Melania Trump was granted a EB-1 green card designed for immigrants who have “an extraordinary ability” in 2001. The question is, how did Melania receive it?

In 2000, the Slovenian model petitioned the government to apply for the EB-1 program. For applicants to obtain the visa, they need to meet three of ten listed criteria or have won a major award in their field. An immigration lawyer that specializes in EB-1 and EB-2 visas Merrill R. Cohen told CBS News they are “not that difficult” to obtain. Some criteria to meet are the ability to ”command a high salary or significantly high remuneration compared to others in the field,” have “commercial successes in the performing arts,” or have your work “displayed at artistic exhibitions or show cases.”

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According to her lawyer, Michael Wildes when she first came to the U.S in 1996, she was on a visitor’s visa then on work visas. Since she was in the beginning stages of her career, her clout wasn’t established. An anonymous source that knew the now First Lady in the 90s told the Washington Post, “She was never a supermodel, she was a working model – like so many in New York.”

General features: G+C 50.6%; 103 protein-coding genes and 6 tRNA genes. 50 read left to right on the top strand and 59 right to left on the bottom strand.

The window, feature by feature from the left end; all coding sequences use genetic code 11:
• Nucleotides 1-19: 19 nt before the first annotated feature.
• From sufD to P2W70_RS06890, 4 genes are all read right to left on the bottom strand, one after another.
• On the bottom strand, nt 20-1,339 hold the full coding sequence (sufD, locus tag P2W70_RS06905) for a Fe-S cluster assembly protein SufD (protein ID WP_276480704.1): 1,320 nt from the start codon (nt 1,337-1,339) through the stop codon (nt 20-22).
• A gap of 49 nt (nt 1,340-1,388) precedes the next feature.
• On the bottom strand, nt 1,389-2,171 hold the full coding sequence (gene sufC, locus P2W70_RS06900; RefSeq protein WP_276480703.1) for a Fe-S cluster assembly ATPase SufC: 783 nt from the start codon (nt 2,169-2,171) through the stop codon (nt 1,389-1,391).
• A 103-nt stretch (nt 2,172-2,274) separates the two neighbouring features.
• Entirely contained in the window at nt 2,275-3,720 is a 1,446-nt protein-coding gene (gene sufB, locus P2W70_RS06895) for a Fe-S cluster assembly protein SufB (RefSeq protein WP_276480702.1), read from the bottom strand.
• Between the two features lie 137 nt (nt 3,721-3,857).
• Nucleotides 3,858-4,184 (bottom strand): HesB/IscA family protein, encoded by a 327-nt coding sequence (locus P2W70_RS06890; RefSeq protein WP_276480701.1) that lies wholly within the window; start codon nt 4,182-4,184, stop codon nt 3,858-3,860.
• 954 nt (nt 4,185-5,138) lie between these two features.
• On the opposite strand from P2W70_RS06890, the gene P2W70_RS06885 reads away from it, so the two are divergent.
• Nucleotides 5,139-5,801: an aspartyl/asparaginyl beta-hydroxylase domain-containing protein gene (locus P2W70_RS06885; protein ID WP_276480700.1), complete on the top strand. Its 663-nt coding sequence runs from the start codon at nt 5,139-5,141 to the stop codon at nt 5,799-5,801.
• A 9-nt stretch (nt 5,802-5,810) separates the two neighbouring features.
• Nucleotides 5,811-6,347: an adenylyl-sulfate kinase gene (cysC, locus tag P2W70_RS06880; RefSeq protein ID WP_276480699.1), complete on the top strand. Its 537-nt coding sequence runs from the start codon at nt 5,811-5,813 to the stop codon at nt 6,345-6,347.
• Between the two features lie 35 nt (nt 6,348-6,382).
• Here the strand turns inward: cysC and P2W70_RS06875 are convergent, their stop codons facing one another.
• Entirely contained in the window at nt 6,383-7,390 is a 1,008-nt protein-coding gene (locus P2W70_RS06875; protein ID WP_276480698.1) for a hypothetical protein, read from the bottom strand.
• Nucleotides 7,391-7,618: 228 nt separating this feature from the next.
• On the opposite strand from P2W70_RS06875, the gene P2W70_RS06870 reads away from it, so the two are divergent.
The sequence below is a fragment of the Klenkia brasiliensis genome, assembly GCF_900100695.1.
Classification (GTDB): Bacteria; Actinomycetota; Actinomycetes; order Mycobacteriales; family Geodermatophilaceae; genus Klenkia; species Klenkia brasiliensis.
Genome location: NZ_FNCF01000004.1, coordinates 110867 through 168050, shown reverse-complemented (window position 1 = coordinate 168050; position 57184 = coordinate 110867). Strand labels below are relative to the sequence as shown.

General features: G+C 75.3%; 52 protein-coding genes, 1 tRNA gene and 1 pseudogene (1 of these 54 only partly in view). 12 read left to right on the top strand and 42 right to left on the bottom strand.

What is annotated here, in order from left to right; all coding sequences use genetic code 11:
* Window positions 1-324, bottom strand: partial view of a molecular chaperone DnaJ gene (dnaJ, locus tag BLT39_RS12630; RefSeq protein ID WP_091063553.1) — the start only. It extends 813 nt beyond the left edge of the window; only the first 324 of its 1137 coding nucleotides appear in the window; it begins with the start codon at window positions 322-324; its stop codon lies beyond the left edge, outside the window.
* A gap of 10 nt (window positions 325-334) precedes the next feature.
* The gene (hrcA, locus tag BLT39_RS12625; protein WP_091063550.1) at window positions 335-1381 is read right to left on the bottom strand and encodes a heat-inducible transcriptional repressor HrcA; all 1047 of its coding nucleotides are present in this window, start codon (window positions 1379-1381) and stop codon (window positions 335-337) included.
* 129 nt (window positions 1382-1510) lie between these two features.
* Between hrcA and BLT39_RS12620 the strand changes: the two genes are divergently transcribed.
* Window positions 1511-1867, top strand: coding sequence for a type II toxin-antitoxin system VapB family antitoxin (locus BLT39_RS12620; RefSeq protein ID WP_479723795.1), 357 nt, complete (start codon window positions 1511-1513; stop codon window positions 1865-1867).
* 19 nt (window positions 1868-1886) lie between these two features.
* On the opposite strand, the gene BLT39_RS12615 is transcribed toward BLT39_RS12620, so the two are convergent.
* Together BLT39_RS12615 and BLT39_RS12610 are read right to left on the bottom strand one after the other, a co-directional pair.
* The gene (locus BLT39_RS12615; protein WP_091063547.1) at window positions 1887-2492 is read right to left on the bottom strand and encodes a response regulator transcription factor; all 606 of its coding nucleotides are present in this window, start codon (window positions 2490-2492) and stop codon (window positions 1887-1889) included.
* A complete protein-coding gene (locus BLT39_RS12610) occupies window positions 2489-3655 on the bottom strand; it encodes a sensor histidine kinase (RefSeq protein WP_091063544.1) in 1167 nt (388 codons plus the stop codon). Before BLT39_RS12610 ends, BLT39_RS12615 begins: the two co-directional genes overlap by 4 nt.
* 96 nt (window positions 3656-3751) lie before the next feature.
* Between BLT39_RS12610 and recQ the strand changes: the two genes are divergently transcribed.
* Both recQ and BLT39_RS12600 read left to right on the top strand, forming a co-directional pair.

When she met Donald Trump in 1998, her modeling profile increased. Wildes told the Washington Post at the time she was modeling on a work visa for skilled immigrants, using 5 H1-B visas between 1996 and 2001.The year she petitioned the government for the EB-1 visa was the same year she appeared on the cover of British GQ magazine nude on a fur rug on Donald Trump’s private jet with the headline, “Sex at 30,000 feet. Melania Knauss earns her air miles.” Also in 2000, Melania was a featured model in the Sports Illustrated Swimsuit Issue.

When asked by CBS News about Melania’s qualifications to receive an EB-1, Cohen responded, “While [the EB-1 category] is arguably the highest standard to which an alien is held when applying for a green card, it isn’t meant to be limited to a single individual or two. Rather … it is reserved for that ‘small percentage’ of people at the top of the field. A model on the cover of GQ, and in Sports Illustrated, ect. will likely qualify, as he/she will likely have a lot more evidence than just those items.”